“And I remember a little later wondering why things always turn out to be diametrically opposed to what you expect them to be. It’s no good even trying to predict what the opposite will be because it always fools you and turns out to be the oppose of that, if you see what I mean.”

You know, I think this book is funny after all. The language, as noted above, is fantastic, starting with the opening line: “It was a hot, peaceful, optimistic sort of day in September.” I just wish Dundy had given Sally Jay more space to do things rather than be content with her being places and telling us who was there. I’m not as impressed by learning about the proto-hipsters of Paris, although their parallels to the Brooklyn wannabes are fun enough. (Have to admit, it took me a long time to realize the book wasn’t set in the present.)

Recommended, apparently.

Book Review: The Fire Seekers

The Fire Seekers, by Richard Farr

When his father discovers ancient tablets in the Mediterranean, Daniel Calder’s life slowly unravels. His mother dies under suspicious circumstances on a mountain; his father’s former intern becomes a powerful cult leader; hundreds are disappearing worldwide. The teenager, with the help of his brilliant friend Morag and the powerful Rosko, tries to figure out mysteries in both the past and the present. The characters aren’t particularly interesting or boring; this is about the plot more than anything. The ultimate question is whether the supernatural Architects are real, a myth, or something else entirely.

There are two real parts to this story: the historical puzzles surrounding the origins of civilization, and the present-day mysterious disappearances. The former is significantly more interesting than the latter, with old documents and real-life unexplained phenomena woven into mostly satisfying explanations. (It helps to enjoy ancient history.) The present-day story is less well developed, and moves along in fits and starts, leading up to a final, somewhat muddy showdown.

Most aspects of this book are characterized with the same pattern: occasional brilliance punctuating a lot of average. There are some very insightful or funny lines here:

“[my father] wants to feel close to me, wants to understand me, and wants the easy road to that results, which is me being more like him than I am.”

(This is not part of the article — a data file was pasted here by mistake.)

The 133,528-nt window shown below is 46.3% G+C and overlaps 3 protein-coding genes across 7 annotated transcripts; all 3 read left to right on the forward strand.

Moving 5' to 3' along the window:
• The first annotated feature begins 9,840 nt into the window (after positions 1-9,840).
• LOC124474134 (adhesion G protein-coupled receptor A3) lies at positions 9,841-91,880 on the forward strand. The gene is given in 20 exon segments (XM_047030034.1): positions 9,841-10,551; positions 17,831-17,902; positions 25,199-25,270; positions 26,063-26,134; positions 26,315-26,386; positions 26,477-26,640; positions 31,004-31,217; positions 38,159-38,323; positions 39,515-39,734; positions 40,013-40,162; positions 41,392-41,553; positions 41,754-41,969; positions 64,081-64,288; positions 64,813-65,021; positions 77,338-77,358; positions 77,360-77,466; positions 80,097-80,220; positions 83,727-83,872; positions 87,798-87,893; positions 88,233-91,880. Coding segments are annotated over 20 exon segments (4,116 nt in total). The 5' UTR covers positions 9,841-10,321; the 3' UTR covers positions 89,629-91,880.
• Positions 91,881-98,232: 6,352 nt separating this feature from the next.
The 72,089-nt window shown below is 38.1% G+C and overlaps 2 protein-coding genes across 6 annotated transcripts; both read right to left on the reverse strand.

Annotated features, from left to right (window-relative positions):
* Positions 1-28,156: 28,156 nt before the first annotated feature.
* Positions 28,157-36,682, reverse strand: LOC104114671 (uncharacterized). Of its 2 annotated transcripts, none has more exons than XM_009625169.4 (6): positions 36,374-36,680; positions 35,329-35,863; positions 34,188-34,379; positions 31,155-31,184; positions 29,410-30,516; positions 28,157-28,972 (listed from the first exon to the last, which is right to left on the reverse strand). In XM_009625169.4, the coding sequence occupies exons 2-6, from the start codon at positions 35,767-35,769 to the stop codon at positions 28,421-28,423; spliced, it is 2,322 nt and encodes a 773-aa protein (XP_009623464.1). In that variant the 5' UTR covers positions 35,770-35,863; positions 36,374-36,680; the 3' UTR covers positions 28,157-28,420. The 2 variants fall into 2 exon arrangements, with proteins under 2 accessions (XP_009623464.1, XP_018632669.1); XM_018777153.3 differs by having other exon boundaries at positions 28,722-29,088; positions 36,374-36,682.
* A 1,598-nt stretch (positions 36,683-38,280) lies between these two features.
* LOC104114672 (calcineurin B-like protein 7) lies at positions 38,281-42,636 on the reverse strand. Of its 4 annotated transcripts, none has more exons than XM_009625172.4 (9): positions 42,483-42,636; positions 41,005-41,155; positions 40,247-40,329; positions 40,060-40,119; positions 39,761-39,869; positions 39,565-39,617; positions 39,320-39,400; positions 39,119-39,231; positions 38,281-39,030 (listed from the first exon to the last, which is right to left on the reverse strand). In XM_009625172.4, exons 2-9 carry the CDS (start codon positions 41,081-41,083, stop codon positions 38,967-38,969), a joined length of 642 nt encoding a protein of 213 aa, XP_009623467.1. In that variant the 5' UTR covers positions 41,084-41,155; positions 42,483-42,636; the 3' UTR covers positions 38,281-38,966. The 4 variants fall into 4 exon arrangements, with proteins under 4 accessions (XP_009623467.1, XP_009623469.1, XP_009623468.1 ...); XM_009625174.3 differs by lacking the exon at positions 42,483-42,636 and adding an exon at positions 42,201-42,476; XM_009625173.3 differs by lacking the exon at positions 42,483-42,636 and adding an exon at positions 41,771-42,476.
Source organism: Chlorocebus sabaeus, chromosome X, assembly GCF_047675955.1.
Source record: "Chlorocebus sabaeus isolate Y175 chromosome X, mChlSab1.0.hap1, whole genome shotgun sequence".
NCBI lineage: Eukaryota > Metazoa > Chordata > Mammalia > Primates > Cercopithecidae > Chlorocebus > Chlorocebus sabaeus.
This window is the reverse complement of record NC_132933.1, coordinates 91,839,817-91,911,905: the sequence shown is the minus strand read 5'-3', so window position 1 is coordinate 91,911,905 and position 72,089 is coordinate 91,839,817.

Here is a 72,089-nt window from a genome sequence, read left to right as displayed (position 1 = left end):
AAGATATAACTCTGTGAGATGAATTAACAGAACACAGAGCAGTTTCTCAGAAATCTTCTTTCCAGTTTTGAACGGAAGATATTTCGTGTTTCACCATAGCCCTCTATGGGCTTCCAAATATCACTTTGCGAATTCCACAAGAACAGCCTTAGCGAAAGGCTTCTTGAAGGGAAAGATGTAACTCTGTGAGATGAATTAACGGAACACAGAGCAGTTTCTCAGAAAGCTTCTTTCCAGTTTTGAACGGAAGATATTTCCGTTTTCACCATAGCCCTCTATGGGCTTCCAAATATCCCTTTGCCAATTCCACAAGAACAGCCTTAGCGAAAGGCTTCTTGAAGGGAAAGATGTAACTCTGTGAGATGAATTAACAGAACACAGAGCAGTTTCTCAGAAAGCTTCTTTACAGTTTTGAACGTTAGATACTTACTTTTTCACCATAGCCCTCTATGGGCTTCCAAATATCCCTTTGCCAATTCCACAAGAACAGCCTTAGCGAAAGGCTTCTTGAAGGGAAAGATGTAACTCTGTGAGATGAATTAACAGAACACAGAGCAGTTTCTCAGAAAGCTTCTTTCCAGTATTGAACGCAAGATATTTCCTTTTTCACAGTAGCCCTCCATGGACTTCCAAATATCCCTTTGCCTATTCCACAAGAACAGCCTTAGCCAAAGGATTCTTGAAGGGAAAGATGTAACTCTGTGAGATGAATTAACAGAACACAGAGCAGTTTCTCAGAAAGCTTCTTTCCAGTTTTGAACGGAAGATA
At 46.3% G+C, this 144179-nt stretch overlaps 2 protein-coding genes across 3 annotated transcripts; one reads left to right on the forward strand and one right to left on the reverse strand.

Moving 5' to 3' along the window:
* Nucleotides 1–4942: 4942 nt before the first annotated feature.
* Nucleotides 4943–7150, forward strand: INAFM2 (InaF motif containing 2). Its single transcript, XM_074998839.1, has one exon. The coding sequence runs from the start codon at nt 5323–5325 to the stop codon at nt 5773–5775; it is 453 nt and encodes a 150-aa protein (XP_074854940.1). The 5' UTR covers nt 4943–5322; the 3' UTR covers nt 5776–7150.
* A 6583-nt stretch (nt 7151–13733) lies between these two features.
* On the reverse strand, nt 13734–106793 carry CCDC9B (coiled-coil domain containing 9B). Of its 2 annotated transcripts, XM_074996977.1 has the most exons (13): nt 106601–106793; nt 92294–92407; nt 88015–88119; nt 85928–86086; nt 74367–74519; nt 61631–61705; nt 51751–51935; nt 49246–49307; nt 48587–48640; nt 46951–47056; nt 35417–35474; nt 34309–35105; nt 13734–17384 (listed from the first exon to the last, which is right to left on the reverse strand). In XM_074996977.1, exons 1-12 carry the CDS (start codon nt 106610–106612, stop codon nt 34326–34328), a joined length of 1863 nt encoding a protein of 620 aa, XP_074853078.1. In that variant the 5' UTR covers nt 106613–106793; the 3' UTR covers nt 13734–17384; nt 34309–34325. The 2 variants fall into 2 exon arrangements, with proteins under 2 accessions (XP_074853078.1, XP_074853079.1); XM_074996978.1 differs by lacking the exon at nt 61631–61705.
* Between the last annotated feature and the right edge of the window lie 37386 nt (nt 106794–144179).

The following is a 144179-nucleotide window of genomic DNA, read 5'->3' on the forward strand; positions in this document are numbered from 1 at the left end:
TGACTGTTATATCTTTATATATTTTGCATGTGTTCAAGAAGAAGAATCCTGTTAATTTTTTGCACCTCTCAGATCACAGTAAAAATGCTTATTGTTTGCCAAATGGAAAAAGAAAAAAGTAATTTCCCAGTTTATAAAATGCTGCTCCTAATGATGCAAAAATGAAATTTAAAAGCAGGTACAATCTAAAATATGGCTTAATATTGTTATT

“I am an Armenian, and therefore I hate everybody. I am also a Christian, and therefore I love everybody. Life is complicated.”

Rather than including more gems of this kind, Farr spends much of the time describing the action scenes (Daniel suffers lots of pain and describes all of it every time) in excruciating, though fortunately skippable, detail.

I haven’t decided if I’ll keep reading the trilogy. If you like books like The Rule of Four or Dan Brown’s work, you might like this.

Book Review: The Ark

The Ark, by Laura Liddell Nolen

Full disclosure: Laura & I went to the same law school and overlapped by a bit, and have met before.

Somehow I keep reading apocalyptic science fiction involving young female protagonists (like Exodus and Zenith and Ticker), and this is probably my favorite of the bunch. Excellently paced, we watch the end of the Earth as humans try to colonize the solar system to stay alive. There is plenty of action and just enough reflection to keep it from being shallow but not so much as to bore.

The story is told from the perspective of Charlotte “Char” Turner, a juvenile delinquent from an otherwise upstanding family. As an asteroid approaches Earth, the powerful and the lucky are leaving earth on shuttles that take them to five arks, large spaceships hosting 100,000 humans on their way to a new home. 19 billion must stay behind to die* in the impact. Char, having a criminal record, isn’t considered for the lottery, but on her final visit her mother slips her a ticket to the last shuttle.

*There’s a bit of a handwave as to why they remain so docile until the end, but it’s forgivable.

The race to the shuttle is interesting, and I don’t think I’m giving too much away when I say she makes it. (You saw the title, right?) On the Ark, the politicians and military who are in charge (and likely to create the most sociopathic society ever) allege a terrorist threat from a group called the Remnant, and Char finds herself in the middle of these power struggles.

There are other characters here, but none are as compelling as Char. In part that’s because the plot moves fastest when Char is out on her own, but in part it’s because she’s just more interesting in this world than anyone else. There are two sequels planned, and I’ll probably buy both to see where she goes.